The meter is a reasonably good one rated at 50µA full scale, which I had on hand. If you find a cheap VU meter that works well, you can use it, of course. If you prefer to use a 100µA meter, change R11 to 50k. I used a trimpot for R11, but you might want to use a panel-mount potentiometer instead, which would allow fine adjusting the full-scale point if your meter happens to be unstable. If you use a cheap meter I would recommend this.

Read the full article at ludens electronicus.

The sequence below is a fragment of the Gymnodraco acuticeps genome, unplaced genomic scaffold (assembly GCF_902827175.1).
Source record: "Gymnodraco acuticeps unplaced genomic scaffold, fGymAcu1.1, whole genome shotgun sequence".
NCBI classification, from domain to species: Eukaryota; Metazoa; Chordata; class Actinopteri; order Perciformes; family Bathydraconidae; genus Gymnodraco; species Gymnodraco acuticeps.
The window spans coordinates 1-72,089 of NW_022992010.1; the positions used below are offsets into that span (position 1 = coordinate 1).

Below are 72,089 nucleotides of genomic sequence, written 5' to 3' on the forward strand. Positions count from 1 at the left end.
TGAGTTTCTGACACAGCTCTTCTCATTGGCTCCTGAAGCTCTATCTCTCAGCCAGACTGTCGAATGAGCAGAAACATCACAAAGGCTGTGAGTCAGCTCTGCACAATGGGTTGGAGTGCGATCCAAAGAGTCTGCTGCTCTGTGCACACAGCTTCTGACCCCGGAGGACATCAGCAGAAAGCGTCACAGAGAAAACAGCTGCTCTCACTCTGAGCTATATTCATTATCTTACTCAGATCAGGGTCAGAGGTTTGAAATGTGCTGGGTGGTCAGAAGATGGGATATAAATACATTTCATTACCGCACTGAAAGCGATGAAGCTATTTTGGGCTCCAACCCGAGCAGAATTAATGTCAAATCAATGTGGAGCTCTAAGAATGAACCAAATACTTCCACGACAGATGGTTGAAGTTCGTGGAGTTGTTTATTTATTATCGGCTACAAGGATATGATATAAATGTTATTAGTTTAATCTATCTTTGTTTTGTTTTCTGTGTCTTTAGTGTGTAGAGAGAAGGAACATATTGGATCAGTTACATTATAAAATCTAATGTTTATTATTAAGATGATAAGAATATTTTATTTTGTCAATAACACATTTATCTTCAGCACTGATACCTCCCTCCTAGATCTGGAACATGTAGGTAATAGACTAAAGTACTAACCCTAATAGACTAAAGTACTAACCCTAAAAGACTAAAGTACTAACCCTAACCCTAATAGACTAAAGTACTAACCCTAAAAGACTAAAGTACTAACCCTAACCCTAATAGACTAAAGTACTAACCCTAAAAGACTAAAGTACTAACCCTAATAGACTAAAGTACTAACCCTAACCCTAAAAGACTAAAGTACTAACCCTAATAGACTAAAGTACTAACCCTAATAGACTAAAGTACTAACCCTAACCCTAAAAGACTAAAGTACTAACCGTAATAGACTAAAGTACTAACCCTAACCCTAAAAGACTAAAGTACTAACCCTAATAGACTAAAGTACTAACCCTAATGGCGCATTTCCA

1. The next thing I need to build and the abusable regulator for my home-made power supply.

  2. It is a great tool I wanna try to build it for assist me and be a friend of my 1 yo homemade DickSmith LOPT on my worktable. Thanks.

  3. I am definitely going to have to try to build my own resistivity meter...i need a new project anyway. Thanks for the great info